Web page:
California is facing one of its worst fire seasons ever, thanks to extremely dry conditions caused by four years of drought. Firefighters have been tackling blazes across the parched state since the start of the summer.
The Rocky Fire, which ignited at the end of July, consumed nearly 70,000 acres of northern California. This fire was on the verge of being contained, but there are fears it could merge with another huge blaze that has sprung up. The Jerusalem fire is raging through dry brush north of Napa Valley wine country.
All of the blazes have been fed by thickets of vegetation left desiccated by four years of drought, and fire managers said they were bracing for hot, dry conditions to persist throughout the summer.
A state of emergency has been declared in California after wildfires engulfed homes forcing thousands to move out of the northern part of the state. While more than 275 homes were completely destroyed in the blaze, about 1,300 people left Middletown, seeking shelter elsewhere.
California state governor Jerry Brown said many homes were destroyed in Napa and Lake counties and people were being evacuated from the area. Four firefighters suffered severe burn injuries and were admitted at a local hospital, the BBC reported.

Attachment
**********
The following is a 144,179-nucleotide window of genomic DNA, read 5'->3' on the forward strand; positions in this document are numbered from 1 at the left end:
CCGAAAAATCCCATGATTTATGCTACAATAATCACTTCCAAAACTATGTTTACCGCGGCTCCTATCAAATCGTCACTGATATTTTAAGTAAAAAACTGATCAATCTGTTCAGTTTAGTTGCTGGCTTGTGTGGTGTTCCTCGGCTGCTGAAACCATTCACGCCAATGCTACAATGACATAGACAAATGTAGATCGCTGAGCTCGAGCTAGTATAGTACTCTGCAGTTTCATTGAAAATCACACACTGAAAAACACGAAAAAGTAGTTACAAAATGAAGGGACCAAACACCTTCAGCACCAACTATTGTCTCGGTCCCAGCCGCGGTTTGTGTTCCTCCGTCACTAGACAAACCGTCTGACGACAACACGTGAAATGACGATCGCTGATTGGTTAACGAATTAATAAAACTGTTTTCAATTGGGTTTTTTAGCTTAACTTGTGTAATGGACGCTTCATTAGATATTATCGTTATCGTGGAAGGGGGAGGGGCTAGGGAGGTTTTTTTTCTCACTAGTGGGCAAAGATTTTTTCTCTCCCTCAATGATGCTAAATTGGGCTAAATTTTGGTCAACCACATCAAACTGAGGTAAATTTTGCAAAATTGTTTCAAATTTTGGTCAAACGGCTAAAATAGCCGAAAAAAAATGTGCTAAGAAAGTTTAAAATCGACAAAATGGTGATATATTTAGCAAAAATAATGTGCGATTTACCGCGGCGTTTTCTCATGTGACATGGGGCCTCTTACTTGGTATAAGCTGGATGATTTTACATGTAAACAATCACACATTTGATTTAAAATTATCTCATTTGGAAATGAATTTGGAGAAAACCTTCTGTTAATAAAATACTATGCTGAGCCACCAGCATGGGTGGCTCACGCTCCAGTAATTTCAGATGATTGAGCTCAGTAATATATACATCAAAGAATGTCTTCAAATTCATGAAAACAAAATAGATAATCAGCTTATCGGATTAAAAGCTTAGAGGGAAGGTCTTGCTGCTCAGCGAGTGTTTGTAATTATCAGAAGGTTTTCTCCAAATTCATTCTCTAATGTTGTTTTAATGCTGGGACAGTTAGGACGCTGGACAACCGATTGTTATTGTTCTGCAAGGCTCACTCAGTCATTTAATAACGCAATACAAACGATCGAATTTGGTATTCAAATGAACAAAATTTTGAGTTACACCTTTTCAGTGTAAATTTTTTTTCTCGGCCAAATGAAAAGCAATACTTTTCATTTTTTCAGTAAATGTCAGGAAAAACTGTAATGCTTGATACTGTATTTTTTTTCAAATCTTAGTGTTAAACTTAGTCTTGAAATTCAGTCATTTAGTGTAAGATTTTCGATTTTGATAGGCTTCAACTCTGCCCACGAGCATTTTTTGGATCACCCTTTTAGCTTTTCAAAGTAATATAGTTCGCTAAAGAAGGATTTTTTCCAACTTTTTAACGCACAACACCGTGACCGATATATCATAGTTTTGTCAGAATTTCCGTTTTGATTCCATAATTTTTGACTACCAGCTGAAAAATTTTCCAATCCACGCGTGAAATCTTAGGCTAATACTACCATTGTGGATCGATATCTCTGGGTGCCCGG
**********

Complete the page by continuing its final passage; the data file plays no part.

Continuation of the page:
Wildfires have been causing serious concerns in the state due to severe drought conditions and rising temperatures. In July, the western state had spent around $212m (£137m) to tackle wildfires, the spokesperson for the state’s forestry and fire protection department was quoted as saying.
Around 40,000 acres of land have been completely destroyed in Lake County by wildfires since Saturday, 12 September, and 1,500 residents asked to leave Middletown as the blaze continues to move towards the small town.
Meanwhile, at least 4,000 firefighters in Amador and Calaveras, were involved in extinguishing the blaze that started on Wednesday. So far, around 65,000 acres have been completely charred in the eastern part of the state as 86 homes and 51 buildings were destroyed.
The largest fires continue to rage in Fresno since July and around 128,800 acres have been destroyed so far.
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